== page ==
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Don’t Dig Your Own Hole – Broad Claims and a Deficient Disclosure Can Lead to Support, Sufficiency and Utility Issues



Patent Office:



8 May 2024

Australian Patent Office

Greg Powell

CQMS Triumphs in Patent Opposition Against ESCO Group

CQMS has successfully opposed ESCO Group’s (ESCO) patent application on the grounds of lack of support and sufficiency.  In an interesting twist, the Delegate exercised their authority under section 60(3) of the Patents Act 1990 and raised the additional opposition ground of inutility, which was not asserted by CQMS.


Wear parts (eg teeth, shrouds and lips) commonly provided along the edges of excavating equipment can disengage through carrying heavy loads or under abrasive conditions.  This may subsequently cause breakage or wear of downstream equipment, leading potentially to production inefficiencies.  Traditional monitoring systems have limitations, often failing to detect wear levels and breakage in real-time.  ESCO’s patent application proposed a system to monitor wear (ie via sensors and computerisation).  However, as the opposition revealed, the patent specification lacked specific details, leading to many ‘holes’ to fill by the skilled reader.

Key Issues and Findings

CQMS opposed the patent on several grounds, including novelty, inventive step, support and sufficiency.  The Delegate found that the claimed invention was novel and contained an inventive step, in contrast to CQMS’ assertions.  Interestingly, CQMS did not present submissions on all claims in relation to the ground of support, rather focussing on a subset of dependent claims.  The Delegate nevertheless agreed with CQMS that the subset of claims lacked support.

In relation to the disclosure requirement, the Delegate again sided with CQMS noting that the detail provided in the specification was ‘schematic and very general’, requiring the person skilled in the art to perform undue experimentation, and apply ingenuity, to perform the invention.  In this regard, ESCO’s own evidence appeared to contribute to the Delegate’s finding given that there were challenges in mounting sensors on excavation buckets, which were not discussed in the specification and where claims defining sensor attachment had no constraints.

It was the Delegate’s authority under section 60(3) of the Act which also carried a heavy weight.  Specifically, the Delegate found that the claimed invention could not achieve the desired purpose of monitoring equipment under extreme conditions without sensor damage.  Accordingly, claims which do not include any form of sensor protection or obscuration prevention lacked utility.


The decision provides guidance to those seeking to challenge patent rights in Australia in that exploring all grounds of invalidity can increase chances of success.  From the patentee’s perspective, being mindful of overly broad claims, ensuring adequate disclosure, and having narrower dependent claims protecting the commercial embodiment as a fallback, could be useful strategies for surviving challenge.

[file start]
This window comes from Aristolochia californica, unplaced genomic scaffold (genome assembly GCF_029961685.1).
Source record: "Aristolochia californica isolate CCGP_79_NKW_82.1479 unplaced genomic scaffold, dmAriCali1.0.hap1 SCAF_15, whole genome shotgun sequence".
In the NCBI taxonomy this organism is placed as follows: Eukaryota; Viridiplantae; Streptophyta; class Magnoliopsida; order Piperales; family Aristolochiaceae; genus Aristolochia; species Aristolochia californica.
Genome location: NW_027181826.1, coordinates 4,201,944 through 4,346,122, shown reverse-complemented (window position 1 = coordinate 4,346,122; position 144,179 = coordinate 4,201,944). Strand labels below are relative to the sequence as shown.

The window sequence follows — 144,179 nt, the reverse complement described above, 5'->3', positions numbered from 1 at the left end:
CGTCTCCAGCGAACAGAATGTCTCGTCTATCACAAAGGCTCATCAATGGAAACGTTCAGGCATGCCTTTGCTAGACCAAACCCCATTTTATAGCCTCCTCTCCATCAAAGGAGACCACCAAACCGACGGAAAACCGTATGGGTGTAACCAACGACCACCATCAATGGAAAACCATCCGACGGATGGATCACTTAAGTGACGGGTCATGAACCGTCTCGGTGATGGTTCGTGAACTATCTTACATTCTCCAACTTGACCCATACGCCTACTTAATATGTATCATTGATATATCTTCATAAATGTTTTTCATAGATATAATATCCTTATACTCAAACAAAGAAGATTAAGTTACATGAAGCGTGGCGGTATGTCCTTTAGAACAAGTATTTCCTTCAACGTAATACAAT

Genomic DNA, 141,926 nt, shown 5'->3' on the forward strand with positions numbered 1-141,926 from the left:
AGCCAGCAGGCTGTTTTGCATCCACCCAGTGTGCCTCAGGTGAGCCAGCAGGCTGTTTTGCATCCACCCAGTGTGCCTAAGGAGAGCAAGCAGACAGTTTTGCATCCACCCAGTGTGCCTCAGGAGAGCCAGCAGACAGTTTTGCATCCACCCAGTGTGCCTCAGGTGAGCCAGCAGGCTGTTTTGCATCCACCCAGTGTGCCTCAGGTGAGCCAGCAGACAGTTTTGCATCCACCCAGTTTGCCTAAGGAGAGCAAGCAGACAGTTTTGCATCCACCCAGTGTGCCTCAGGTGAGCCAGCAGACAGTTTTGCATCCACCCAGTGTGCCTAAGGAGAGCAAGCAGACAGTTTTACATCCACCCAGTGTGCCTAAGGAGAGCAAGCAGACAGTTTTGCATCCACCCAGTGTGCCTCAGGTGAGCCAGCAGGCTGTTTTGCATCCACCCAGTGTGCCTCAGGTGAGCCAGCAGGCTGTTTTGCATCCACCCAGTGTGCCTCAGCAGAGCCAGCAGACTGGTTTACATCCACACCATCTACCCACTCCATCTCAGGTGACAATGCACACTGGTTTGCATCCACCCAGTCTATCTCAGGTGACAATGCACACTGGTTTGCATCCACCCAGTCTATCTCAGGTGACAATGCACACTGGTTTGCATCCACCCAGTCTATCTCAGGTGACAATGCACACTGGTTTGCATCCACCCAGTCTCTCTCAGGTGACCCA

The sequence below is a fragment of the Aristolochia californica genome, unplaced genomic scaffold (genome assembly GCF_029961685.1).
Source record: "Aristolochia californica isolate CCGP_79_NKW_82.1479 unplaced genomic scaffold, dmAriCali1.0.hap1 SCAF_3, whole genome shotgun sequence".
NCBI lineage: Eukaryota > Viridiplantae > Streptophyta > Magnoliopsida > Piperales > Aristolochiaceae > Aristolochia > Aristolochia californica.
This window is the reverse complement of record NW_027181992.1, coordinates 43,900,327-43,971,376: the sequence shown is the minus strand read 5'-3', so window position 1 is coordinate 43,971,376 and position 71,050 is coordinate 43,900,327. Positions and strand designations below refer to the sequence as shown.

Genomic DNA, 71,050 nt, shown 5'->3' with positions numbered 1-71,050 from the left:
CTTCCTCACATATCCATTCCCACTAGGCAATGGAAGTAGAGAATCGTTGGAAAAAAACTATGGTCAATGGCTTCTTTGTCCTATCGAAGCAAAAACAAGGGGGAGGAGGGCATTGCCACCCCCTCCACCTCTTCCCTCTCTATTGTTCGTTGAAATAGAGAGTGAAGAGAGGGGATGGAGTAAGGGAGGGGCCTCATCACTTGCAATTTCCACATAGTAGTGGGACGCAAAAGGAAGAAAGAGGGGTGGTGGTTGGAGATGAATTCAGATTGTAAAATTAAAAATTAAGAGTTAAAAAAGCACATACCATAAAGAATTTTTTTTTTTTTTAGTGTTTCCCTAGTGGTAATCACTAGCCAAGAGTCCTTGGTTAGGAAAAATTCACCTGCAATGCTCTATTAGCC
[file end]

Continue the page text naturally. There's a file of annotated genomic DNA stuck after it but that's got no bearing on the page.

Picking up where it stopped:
ESCO has until 8 August 2024 to amend the claims of its application, though the grounds of invalidity raised by the Delegate will not be easily resolved through amendment.  Alternatively, ESCO may lodge an appeal before then – either to the Administrative Appeals Tribunal or Australian Federal Court.


About Pearce IP

Pearce IP is a boutique firm offering intellectual property specialist lawyers, patent attorneys and trade mark attorneys to the life sciences industries (in particular, pharmaceutical, biopharmaceutical, biotech, ag-tech and food tech).  Pearce IP is the 2021 ‘Intellectual Property Team of the Year’ (Lawyers Weekly Australian Law Awards) and was shortlisted for the same award in 2022.  Pearce IP is ranked in IAM Patent 1000 and Managing IP (MIP) IP Stars, in Australasian Lawyer 5 Star Awards as a ‘5 Star’ firm, and the Legal 500 APAC Guide for Intellectual Property.

Our leaders have been recognised in virtually every notable IP listing for their legal, patent and trade mark excellence including: IAM Patent 1000, IAM Strategy 300, MIP IP Stars, Doyles Guide, WIPR Leaders, 5 Star IP Lawyers, Best Lawyers, and Australasian Lawyer 5 Star Awards, and have been honoured with many awards including Australian Law Awards – IP Partner of the Year, Women in Law Awards – Partner of the Year, Women in Business Law Awards – Patent Lawyer of the Year (Asia Pacific), Most Influential Lawyers (Changemaker), among other awards.

Helen Macpherson

Helen Macpherson

Executive, Lawyer (Head of Litigation – Australia)

Helen has over 25 years’ experience as an intellectual property specialist and is recognised as an industry leader. Helen advises on all forms of intellectual property including patents, plant breeder’s rights, trade marks, copyright and confidential information.

Helen is a member of the Intellectual Property Committee of the Law Council of Australia, as well as a member of the Intellectual Property Society of Australia and New Zealand.

Chris Vindurampulle PhD

Chris Vindurampulle PhD

Executive, Patent & Trade Mark Attorney

Chris is a senior Patent and Trade Mark Attorney who is registered to practice before the intellectual property offices of Australia and New Zealand.  He is experienced in patent drafting, patent and trade mark prosecution and opposition, and freedom to operate, opinion and due diligence work.  Through his experience and delivery of highly-regarded client service, Chris has been recognised as a leading patent practitioner having been listed in the IAM Patent 1000 as a recommended individual for patent prosecution, and a Rising Star in 2021, 2022 and 2023 by Managing IP.

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